Carl Florea:  Yeah, well, we take that responsiveness seriously. I mean, all of my current directors of different departments have an open door they'll meet with any resident.  We don't silo ourselves or shelter ourselves. I myself, get out every week, out of city hall and say, Come and talk to me. Share your concerns, share your needs, and then we try to respond to those. We don't always get them the answer that they might want.  I know  my opponent was frustrated with City Hall and felt like we weren't being responsive.  The irony is that I would say his example of speeding on Pine Street, which is the street he lives on, he has mentioned as if he got no response from us, and I would actually cite it as one of those places that show how responsive we are.  We met with him, Tom Wacholder, our public works director actually went out there at least a couple of times and met with him to walk the street with him talked about what we could do. He wanted  us to ass another stop sign in and Tom just said, that's not the way you can deal with speeding, stop signs aren't meant for speeding, that's enforcement. So we did get the speed trailer out several times to try to get data for the sheriff's office. We contacted them to make sure that they were setting up their radar guns on a periodic basis. So to me,  it was an example of responding well to a community member's concerns,  we gave more (attention) to that than then a lot. So I would just say that's to me, an example of both how much we tried to do, but also that sometimes,  you just can't do what they would like to see done. I'll give you another example. In the business community, there is a lot of frustration over our paid parking. And not just that it's paid parking, but the difficulty that people have, using those parking meters and getting them to work.  We've been frustrated and it frustrates the business community because people come in and they're not happy with it. You know, that's, that's another area where we are responding. It just takes time because we've got, you know, a huge investment there that we need to work through how to get those to be working units and get that solution.  But we are committed to it and if it means eventually that we have to look at a completely different alternative, I mean that's something that we will do.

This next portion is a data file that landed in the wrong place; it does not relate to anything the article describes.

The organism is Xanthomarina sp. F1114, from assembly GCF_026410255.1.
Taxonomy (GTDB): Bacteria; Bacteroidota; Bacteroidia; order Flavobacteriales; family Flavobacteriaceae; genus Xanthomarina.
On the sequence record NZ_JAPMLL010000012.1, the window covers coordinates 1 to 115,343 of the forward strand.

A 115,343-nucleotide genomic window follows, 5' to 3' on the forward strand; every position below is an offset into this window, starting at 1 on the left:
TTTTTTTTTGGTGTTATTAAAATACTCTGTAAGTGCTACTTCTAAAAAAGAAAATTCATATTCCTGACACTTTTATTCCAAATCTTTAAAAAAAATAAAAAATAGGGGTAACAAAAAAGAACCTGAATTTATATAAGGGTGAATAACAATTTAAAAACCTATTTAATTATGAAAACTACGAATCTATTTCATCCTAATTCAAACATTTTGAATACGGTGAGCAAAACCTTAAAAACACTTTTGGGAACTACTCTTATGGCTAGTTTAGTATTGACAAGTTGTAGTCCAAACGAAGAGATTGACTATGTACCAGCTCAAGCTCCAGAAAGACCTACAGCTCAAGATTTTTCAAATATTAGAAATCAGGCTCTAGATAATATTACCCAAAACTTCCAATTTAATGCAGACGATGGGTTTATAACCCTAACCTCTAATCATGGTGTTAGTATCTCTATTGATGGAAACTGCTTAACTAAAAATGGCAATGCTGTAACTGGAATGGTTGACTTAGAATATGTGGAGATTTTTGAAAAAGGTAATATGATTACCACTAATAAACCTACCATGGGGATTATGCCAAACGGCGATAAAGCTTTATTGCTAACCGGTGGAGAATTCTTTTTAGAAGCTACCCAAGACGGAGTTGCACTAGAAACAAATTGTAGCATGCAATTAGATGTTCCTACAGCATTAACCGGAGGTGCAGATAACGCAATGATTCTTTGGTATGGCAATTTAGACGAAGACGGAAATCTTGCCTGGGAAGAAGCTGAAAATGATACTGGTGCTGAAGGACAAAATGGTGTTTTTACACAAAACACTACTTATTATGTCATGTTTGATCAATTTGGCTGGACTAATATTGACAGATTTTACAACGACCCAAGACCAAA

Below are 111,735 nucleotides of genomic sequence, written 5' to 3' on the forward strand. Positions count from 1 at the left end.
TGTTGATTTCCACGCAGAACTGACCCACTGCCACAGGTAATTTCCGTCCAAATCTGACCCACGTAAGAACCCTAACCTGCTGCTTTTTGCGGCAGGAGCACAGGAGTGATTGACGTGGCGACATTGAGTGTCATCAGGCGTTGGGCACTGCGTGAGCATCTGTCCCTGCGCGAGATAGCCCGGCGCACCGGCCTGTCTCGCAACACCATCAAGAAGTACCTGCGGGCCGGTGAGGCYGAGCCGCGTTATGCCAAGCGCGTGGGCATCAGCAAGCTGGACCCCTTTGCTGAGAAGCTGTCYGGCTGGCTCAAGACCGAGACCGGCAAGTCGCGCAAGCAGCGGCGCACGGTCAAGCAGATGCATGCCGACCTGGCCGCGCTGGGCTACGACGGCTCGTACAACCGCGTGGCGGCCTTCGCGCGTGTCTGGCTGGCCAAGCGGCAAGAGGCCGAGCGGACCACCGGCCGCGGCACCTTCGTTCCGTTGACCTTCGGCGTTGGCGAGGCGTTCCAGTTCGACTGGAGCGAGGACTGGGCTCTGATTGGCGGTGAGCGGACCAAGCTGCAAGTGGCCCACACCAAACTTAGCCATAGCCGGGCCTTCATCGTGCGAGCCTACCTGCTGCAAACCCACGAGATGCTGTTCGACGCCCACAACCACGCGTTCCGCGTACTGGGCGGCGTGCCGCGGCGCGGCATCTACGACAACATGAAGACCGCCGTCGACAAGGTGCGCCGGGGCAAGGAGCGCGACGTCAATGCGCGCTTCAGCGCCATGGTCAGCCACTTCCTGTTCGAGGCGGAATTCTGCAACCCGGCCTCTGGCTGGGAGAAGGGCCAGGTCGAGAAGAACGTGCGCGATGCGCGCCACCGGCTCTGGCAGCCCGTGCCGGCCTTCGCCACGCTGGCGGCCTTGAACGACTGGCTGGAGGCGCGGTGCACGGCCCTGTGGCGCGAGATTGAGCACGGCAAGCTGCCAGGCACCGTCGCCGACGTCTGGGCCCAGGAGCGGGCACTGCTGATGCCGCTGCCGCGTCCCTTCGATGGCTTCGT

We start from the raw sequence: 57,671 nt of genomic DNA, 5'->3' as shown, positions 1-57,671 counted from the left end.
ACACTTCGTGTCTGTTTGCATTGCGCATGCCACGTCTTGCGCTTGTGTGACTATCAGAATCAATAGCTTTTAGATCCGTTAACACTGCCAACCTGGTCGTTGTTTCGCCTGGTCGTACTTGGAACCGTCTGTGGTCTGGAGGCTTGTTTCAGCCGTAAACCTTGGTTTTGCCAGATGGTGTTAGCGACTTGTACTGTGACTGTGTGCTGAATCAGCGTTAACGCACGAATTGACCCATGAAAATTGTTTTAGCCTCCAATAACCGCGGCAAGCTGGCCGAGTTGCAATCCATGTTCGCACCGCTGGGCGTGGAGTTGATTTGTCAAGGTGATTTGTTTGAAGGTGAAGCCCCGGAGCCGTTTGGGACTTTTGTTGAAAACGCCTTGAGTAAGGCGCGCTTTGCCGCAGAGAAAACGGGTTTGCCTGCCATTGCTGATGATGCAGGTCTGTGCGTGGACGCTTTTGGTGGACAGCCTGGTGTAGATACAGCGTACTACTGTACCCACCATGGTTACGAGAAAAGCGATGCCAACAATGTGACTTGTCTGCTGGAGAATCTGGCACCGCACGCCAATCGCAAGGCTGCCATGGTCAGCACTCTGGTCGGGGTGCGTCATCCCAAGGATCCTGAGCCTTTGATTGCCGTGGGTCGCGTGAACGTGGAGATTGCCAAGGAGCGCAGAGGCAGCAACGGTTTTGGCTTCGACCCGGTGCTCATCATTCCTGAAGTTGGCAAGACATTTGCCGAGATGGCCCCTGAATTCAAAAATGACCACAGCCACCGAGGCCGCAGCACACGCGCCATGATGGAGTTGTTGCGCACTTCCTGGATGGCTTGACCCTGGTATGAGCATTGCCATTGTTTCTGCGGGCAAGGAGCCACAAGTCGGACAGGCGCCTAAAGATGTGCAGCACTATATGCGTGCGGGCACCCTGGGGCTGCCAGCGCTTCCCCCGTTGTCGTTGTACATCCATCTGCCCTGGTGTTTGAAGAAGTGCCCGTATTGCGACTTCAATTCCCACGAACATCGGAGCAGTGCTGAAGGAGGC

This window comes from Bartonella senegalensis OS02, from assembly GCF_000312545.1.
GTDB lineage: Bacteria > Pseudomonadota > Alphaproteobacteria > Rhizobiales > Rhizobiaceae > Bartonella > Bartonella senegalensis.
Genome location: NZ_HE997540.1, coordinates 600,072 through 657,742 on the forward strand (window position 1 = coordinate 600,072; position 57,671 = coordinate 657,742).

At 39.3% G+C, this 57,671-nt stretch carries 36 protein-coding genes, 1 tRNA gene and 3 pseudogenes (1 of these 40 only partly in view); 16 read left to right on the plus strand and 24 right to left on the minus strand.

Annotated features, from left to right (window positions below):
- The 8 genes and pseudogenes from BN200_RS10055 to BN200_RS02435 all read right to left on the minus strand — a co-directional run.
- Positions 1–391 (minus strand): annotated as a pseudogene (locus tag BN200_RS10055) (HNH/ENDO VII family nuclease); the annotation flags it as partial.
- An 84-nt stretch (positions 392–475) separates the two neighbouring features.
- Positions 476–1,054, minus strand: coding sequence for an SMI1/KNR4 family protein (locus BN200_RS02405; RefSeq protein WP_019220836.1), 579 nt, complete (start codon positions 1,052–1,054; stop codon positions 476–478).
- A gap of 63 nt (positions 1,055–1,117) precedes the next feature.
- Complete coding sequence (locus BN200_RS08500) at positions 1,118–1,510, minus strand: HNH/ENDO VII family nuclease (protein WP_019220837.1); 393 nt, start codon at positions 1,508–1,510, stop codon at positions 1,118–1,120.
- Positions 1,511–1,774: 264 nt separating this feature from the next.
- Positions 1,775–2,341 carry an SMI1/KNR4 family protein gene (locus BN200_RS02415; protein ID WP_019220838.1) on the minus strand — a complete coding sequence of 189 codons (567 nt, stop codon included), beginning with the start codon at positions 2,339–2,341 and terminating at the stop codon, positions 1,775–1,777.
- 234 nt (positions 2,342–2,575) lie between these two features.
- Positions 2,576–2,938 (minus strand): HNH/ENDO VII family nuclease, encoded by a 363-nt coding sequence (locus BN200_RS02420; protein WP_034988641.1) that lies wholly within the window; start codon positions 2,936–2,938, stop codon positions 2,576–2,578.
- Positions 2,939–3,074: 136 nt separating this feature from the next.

KPQ:  Will parking ever return on Front Street? What's the plan there?